My partner Lois and I keep our boat  on a pontoon mooring at Cap d’Agde in the South of France where we spend about 3-4 weeks several times each year. Bearing in mind that whenever we visit France for any length of time we take our two dogs (Westies) we’ve obviously been keen to ensure that the dogs enjoy the least stressful crossing and 600 mile journey by car south to the Med. Living as we do in Dorset we’ve always sought to travel on the Western Channel crossings rather than trek to Dover or Folkestone, and we have been clients of Brittany Ferries for many years, long before we had our apartment, and long before the Pets Passport Scheme enabled us to take our dogs.  When the Pets Passport Scheme was introduced several years ago now our first thought was which crossing would be the best both for us and for the dogs, and it took us a while to work that out. By definition, apart from the fast-craft, all the western channel crossings by ferry are longer than the short-sea crossings from Kent, and we were concerned that leaving the dogs cooped up in the car for six or more hours during the day wasn’t a terribly good plan, so we hit on the idea of a night crossing when the dogs would normally be sound asleep anyway. Our favourite channel crossing used to be the Brittany Ferries Portsmouth – St.Malo night service leaving Portsmouth around 8 o’clock in the evening in time for a pleasant meal in the excellent restaurant before a comfortable night’s sleep in our cabin, with a convenient arrival time  in  St.Malo around 8 o’clock  the following morning.  Although tempting, and great for my partner and I, we felt that the eleven hour  long crossing time would be more than the dogs could cope with, so we needed to find a shorter alternative. Fortunately we were able to do just that and still travel with our favourite ferry operator, by taking advantage of the Brittany Ferries night service between Portsmouth and Caen (Ouistreham) which doesn’t leave Portsmouth until 11 o’clock in the evening  and arrives in Caen around about 7.00 am the following morning local time – in other words a crossing time of  only 7 hours, during which time the dogs would normally be asleep anyway. So for the past several years we have used the Portsmouth – Caen night services both to and from France quite extensively, and  have consistently been very impressed by the service, and  so far as we can tell the dogs appear to have been happy with the service too!. The Brittany Ferries Portsmouth – Caen night services are operated mainly by either the “Mont St Michel” or the “Normandie” The  “Mont St Michel”  was built at the Van der Giessen de Noord shipyard in the Netherlands and has been operated by  Brittany Ferries since her introduction in 2002. The Mont St Michel was to have been called the Deauville or the Honfleur but this was thought to be too similar to Barfleur. The internal layout of the Mont St Michel is based on the  Normandie, which also operates on the Portsmouth–Caen  route. She is named after the world-famous  tiny island of Mont St Michel  (St Michael’s Mount) off the coast near Avranches ,  and she  offers passengers a host of features including more than 200 spacious cabins, over 400 reclining seats, a choice of restaurants, and facilities including bars, cinemas, a disco club and video gaming area designed for teenagers. She can carry some 2,200 passengers and 800 cars, and she features a range of state-of-the-art navigation and safety management systems some of which I was able to see at first hand, when, as Station Manager of the NCI Lyme Bay Coastwatch station I was invited on to the bridge during one crossing – this ensures that not only is the “Mont St Michel”  one of the most comfortable channel cruise ferries afloat, she is  also one of the best equipped. The “Normandie” , built in the early nineties is named after the French region of the same name, and is decorated in traditional Norman style and colours,  featuring excellent  on-board facilities for dining and shopping, some 220  comfortable cabins and over 400 reclining seats  and there’s live entertainment too.  She can carry over 2,000 passengers and 600 cars Recently we had to change our return trip from Caen to Portsmouth  which resulted in our travelling on one of the few Brittany Ferries ships that we’d never previously been on, namely the “ARMORIQUE”. The  29,000 ton Finnish-built“ Armorique”  was specifically designed and built for Brittany Ferries, in particular for the Plymouth – Roscoff route, and  was first introduced to the service in 2009. She carries up to 1,500 passengers and 470 cars, and  follows a modern design with décor that indeed seems to  capture the lights, colours and space of the Brittany Region and its maritime heritage. Also featured are a number of artists and their work celebrating Breton culture, its traditions, spirit and innovation. There's plenty of space to move around on board (both inside and on deck) with an open plan feel, and lots of areas to relax, including a quiet zone. There is no waiter-service main restaurant, but there is a spacious self-service restaurant where your choice of hot main-course is delivered to your table, and there’s also a café serving hot and cold snacks. There are some 240 air-conditioned cabins, all with en-suite shower and wc., and the one we had was very comfortable and surprisingly spacious; there’s also a good number of reservable lounge seats throughout the ship. The bar is very stylish, and the shop well-stocked and cleverly designed. All in all we had a very pleasant crossing and would certainly be more than happy to travel on this ship again. Clive Edwards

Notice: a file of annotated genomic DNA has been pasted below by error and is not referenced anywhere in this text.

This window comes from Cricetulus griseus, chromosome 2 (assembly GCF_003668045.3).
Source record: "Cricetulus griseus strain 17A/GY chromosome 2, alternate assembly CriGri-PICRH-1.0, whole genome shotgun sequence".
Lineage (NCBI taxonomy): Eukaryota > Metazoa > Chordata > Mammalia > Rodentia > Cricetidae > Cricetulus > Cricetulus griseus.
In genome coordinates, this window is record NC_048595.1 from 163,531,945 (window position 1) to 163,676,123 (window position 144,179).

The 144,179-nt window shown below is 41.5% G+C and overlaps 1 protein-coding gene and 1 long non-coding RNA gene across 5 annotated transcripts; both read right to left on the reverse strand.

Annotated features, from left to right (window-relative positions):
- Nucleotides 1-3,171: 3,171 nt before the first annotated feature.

Getting to France from the West Country